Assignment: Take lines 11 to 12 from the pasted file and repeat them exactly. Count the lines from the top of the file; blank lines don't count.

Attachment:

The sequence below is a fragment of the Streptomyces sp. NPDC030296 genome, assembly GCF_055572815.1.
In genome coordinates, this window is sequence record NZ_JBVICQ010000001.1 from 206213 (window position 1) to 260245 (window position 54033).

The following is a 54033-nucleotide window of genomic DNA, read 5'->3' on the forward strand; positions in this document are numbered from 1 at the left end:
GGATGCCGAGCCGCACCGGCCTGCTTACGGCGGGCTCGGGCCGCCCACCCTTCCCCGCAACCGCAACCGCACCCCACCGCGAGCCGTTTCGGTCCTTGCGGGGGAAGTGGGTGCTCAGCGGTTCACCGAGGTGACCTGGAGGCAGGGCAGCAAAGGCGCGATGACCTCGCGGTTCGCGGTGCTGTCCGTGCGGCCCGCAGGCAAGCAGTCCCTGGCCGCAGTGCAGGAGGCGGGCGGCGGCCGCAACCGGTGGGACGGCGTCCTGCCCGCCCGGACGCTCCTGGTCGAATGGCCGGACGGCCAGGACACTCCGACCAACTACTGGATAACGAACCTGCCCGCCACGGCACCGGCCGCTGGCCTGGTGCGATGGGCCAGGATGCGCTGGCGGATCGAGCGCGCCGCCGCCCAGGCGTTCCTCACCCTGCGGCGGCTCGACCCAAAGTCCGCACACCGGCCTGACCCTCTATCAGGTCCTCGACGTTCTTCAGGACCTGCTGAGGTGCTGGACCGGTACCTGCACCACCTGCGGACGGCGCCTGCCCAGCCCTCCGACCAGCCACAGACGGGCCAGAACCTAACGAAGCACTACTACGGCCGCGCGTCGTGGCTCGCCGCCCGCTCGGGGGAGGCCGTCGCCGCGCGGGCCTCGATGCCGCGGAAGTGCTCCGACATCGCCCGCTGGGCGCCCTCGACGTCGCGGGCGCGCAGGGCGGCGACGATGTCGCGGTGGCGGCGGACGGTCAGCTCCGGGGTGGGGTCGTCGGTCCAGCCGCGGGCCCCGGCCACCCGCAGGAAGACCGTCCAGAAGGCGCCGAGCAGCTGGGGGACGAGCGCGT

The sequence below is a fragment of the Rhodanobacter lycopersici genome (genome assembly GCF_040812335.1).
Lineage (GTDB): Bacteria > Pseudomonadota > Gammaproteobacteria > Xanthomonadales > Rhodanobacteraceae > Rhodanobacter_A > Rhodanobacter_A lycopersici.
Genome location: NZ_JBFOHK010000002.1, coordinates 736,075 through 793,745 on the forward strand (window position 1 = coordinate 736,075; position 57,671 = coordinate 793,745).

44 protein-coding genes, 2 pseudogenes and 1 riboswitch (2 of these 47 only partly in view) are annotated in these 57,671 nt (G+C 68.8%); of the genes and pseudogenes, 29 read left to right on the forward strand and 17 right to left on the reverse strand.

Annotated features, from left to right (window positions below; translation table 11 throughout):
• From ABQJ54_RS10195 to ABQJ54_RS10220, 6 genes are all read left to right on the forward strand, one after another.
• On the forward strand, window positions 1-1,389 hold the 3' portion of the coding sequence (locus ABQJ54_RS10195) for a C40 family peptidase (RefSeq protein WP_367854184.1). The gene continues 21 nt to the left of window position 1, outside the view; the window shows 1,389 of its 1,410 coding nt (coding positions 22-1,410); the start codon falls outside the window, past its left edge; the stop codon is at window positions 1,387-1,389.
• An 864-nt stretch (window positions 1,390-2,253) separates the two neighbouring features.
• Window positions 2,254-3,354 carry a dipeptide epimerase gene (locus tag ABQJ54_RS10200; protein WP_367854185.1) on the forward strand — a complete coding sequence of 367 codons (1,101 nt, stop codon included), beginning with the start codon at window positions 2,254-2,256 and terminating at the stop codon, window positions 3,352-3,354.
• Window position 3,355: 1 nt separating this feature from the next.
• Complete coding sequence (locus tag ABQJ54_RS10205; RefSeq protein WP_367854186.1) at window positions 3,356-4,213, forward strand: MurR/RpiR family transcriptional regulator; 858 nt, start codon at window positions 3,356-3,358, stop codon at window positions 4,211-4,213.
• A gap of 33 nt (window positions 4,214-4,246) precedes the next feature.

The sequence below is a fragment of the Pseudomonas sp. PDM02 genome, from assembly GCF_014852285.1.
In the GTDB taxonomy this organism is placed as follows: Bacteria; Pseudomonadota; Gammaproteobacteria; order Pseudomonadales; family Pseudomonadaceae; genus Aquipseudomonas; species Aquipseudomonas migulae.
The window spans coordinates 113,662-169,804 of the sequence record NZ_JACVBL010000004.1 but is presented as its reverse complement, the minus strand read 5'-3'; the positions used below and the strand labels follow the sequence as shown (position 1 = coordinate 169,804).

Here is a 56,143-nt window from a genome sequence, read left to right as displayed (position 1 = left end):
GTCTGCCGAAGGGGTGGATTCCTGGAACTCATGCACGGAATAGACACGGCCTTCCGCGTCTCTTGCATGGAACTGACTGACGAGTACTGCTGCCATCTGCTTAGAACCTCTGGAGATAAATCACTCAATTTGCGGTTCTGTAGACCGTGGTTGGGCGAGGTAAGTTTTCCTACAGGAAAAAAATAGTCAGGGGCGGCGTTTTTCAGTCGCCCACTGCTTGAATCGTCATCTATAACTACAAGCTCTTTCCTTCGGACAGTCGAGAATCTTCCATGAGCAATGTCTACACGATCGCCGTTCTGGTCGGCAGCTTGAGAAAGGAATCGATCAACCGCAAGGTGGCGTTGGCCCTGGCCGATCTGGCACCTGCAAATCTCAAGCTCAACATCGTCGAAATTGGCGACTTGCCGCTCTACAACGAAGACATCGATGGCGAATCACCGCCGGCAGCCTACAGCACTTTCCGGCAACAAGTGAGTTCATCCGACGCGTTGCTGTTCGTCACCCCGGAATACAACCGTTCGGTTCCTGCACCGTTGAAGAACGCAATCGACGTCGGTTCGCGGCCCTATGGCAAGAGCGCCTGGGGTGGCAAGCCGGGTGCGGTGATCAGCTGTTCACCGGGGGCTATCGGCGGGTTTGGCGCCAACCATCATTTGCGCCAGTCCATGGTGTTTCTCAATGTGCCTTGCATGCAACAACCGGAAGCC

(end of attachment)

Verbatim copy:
• On the forward strand, window positions 1-1,389 hold the 3' portion of the coding sequence (locus ABQJ54_RS10195) for a C40 family peptidase (RefSeq protein WP_367854184.1). The gene continues 21 nt to the left of window position 1, outside the view; the window shows 1,389 of its 1,410 coding nt (coding positions 22-1,410); the start codon falls outside the window, past its left edge; the stop codon is at window positions 1,387-1,389.
• An 864-nt stretch (window positions 1,390-2,253) separates the two neighbouring features.